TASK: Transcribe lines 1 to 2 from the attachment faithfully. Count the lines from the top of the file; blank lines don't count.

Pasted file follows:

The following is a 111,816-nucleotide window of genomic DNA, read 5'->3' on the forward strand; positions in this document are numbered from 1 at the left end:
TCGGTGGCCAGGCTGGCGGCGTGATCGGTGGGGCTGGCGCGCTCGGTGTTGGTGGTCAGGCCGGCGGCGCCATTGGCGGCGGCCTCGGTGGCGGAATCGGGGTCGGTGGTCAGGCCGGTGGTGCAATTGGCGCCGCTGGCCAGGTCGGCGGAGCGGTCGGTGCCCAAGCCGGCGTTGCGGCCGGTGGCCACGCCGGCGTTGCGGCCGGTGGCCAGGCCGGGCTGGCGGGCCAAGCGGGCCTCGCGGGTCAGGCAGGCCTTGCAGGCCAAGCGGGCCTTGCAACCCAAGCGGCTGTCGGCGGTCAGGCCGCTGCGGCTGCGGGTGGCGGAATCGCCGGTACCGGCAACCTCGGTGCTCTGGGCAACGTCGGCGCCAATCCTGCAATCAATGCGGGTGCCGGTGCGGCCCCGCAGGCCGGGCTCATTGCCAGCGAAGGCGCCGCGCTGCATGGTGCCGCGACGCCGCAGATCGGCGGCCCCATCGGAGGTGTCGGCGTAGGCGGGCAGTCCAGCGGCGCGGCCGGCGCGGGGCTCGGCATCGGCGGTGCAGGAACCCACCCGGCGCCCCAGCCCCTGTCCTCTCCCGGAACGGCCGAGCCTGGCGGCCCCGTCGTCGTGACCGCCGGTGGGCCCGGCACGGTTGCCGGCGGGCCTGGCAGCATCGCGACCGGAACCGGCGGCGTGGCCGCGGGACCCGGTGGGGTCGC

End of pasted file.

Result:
The following is a 111,816-nucleotide window of genomic DNA, read 5'->3' on the forward strand; positions in this document are numbered from 1 at the left end:
TCGGTGGCCAGGCTGGCGGCGTGATCGGTGGGGCTGGCGCGCTCGGTGTTGGTGGTCAGGCCGGCGGCGCCATTGGCGGCGGCCTCGGTGGCGGAATCGGGGTCGGTGGTCAGGCCGGTGGTGCAATTGGCGCCGCTGGCCAGGTCGGCGGAGCGGTCGGTGCCCAAGCCGGCGTTGCGGCCGGTGGCCACGCCGGCGTTGCGGCCGGTGGCCAGGCCGGGCTGGCGGGCCAAGCGGGCCTCGCGGGTCAGGCAGGCCTTGCAGGCCAAGCGGGCCTTGCAACCCAAGCGGCTGTCGGCGGTCAGGCCGCTGCGGCTGCGGGTGGCGGAATCGCCGGTACCGGCAACCTCGGTGCTCTGGGCAACGTCGGCGCCAATCCTGCAATCAATGCGGGTGCCGGTGCGGCCCCGCAGGCCGGGCTCATTGCCAGCGAAGGCGCCGCGCTGCATGGTGCCGCGACGCCGCAGATCGGCGGCCCCATCGGAGGTGTCGGCGTAGGCGGGCAGTCCAGCGGCGCGGCCGGCGCGGGGCTCGGCATCGGCGGTGCAGGAACCCACCCGGCGCCCCAGCCCCTGTCCTCTCCCGGAACGGCCGAGCCTGGCGGCCCCGTCGTCGTGACCGCCGGTGGGCCCGGCACGGTTGCCGGCGGGCCTGGCAGCATCGCGACCGGAACCGGCGGCGTGGCCGCGGGACCCGGTGGGGTCGC